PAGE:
India: Intellectual Property Rights vs Right To Information

Last Updated: 11 April 2016
Article by Raashi Jain

Research contributions by Ms. Rushali Srivastava, third year student of Institute of Law, Nirma University, Ahmedabad

For the proper functioning of a democratic country, it is imperative that information pertaining to the government is accessible to citizens. This not only fosters transparency but also makes the government officials accountable for their actions. Further, an informed citizenry serves as a deterrent, dissuading government officials from indulging in corrupt activities.  The erstwhile Freedom of Information Act, 2002, criticized heavily for providing too many exemptions under the garb of national security, failed to achieve the desired results. Thus, to overcome the deficiencies in the former Act, Right to Information Act was enacted by the Legislature. While that may be so, the Legislature has also taken into account that certain information cannot be disclosed.  For instance, information involving commercial confidence, intellectual property, or trade secrets is exempted from disclosure, if the same would hurt the commercial interest of a third party. However, if the competent authority is of the view that public interest demands the disclosure of such information, then the same shall be disclosed[i]

In Ferani Hotels Pvt. Ltd. v. State Information Commissioner and Ors.,[ii] an interesting interplay between intellectual property laws and right to information unfolded. The facts of this case date back to 1995 when Mr. Nusli Neville Wadia entered into a contract with Ferani Hotels for the development of real estate. This agreement was terminated owing to differences between the parties. A right to information application under Section 6(1) of Right to Information Act was filed by Mr. Wadia, seeking information concerning certified documents of property card, all layouts, developmental plans, etc. This was objected by Ferani Hotels, who argued that the information sought by Mr. Wadia did not serve any public or social interest but was for his own private interest. It was also argued that a copyright subsisted in the developmental plans as furnished by Ferani Hotels to the Municipal Corporation and divulgence of the same would amount to copyright infringement. Further, it was also contended that information as sought were trade secrets and since Mr. Wadia was their competitor, the information should not be made available to him.

Accepting the above arguments, the application was disallowed by the Public Information Officer. An appeal was filed by Mr. Wadia against this decision, which was partly allowed; while the request for copy of the property card was allowed, the other documents were not made available. A second appeal to State Information Commissioner was filed by Mr. Wadia wherein the State Information Commissioner allowed the appeal and gave directions to Public Information officer to provide Mr. Wadia with all the information sought. State Information Commissioner took the view that since the development plans related to public, public interest demanded that Mr. Wadia be furnished with information sought. A writ petition was filed against this decision in Bombay High Court by Ferani Hotels.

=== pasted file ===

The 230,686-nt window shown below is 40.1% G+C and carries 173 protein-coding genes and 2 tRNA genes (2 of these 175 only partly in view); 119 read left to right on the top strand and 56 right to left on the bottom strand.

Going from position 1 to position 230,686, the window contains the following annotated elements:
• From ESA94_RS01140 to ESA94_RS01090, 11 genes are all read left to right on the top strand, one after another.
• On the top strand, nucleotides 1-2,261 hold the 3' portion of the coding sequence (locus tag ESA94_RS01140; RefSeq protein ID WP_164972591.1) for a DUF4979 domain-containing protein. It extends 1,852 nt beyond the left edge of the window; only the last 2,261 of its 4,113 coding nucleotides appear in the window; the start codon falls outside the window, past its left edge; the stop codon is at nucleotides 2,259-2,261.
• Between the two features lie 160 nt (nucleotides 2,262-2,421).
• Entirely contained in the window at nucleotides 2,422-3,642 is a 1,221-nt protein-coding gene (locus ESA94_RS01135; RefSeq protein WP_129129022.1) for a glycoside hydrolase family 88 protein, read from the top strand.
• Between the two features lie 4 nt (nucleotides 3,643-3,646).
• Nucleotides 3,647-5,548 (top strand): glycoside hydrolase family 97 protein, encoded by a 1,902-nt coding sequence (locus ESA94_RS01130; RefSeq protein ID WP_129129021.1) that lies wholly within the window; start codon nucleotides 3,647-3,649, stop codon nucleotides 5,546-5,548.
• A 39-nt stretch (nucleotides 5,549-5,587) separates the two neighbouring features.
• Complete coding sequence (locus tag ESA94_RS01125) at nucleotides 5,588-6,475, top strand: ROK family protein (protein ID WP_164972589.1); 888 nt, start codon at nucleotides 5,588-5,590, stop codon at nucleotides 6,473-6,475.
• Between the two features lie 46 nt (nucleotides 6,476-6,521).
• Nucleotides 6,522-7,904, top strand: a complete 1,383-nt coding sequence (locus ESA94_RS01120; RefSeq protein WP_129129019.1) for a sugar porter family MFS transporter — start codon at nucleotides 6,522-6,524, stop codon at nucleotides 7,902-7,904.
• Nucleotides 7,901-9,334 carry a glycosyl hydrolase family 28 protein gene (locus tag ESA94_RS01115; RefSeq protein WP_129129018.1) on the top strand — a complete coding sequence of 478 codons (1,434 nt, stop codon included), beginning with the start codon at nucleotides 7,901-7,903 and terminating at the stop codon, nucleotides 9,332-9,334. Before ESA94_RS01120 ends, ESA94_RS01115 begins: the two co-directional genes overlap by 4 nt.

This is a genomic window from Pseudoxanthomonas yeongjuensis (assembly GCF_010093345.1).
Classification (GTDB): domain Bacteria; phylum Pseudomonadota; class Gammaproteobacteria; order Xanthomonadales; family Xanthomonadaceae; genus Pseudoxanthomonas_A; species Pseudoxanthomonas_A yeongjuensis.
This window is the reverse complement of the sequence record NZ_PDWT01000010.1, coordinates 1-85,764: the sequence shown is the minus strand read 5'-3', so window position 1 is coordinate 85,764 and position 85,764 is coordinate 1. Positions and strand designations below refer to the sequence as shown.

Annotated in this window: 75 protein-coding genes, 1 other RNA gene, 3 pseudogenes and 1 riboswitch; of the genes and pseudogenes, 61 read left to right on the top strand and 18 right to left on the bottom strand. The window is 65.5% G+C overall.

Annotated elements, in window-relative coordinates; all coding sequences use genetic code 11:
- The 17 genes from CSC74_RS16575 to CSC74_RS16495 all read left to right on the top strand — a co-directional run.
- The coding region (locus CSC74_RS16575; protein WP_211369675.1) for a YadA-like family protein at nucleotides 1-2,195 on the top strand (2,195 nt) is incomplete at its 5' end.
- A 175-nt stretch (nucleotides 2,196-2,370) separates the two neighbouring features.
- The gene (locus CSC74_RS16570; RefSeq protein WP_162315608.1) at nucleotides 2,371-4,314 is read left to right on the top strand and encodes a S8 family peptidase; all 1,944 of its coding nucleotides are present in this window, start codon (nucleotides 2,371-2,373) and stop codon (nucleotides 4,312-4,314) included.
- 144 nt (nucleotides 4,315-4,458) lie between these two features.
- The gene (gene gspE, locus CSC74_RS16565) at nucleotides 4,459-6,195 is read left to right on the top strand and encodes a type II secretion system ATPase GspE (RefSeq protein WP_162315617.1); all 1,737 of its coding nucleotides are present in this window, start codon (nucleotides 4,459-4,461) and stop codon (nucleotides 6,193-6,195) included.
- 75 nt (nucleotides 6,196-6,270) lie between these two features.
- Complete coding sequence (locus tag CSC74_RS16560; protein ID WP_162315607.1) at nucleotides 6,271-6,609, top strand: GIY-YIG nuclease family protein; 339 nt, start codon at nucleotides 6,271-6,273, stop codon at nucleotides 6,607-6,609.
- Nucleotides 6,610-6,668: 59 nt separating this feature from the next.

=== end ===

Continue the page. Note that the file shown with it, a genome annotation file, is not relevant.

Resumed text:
The High Court upheld the decision taken by State Information Commissioner. The Court held that once the developmental plans were submitted and sanctioned, the same became part of the public record and could no longer said to be in the nature of trade or commercial secrets. The Court held that such information, if not disclosed, would defeat the purpose of Right to Information Act

While expounding the difference between confidential Information and copyright, the Court stated that they are on the opposing sides of the IP spectrum and that they cannot be equated with each other. Keeping this in view, the Court held that the disclosure of developmental plans by itself would not amount to copyright infringement. According to Section 9 of the Right to Information Act, information may not be disclosed if the disclosure would involve a copyright infringement. However, the Court held that the developmental plans are of such nature that even if disclosed it would not give way to copyright infringement. Moreover, Section 52 (f) of the Copyright Act also states that reproduction of a work in accordance with any law for the time being in force would not amount to copyright infringement.

The Legislature has tried to maintain a balance between the intellectual property rights and the objective of propagating transparency and accountability in government functioning. Neither of two can be allowed to supress the other as this will end up being counterproductive and opposite to Legislature's intent. With this in mind the judiciary has taken it upon itself to interpret statutory provisions in such a way so as to ensure that equilibrium is maintained between the two. It will be interesting to see how these two domains intersect in the future. 

[i] Section 8 (1) (d), Right to Information Act, 2005

[ii] Ferani Hotels Pvt. Ltd. v. State Information Commissioner and Ors, 2016 (2) ALLMR26.

The content of this article is intended to provide a general guide to the subject matter. Specialist advice should be sought about your specific circumstances.

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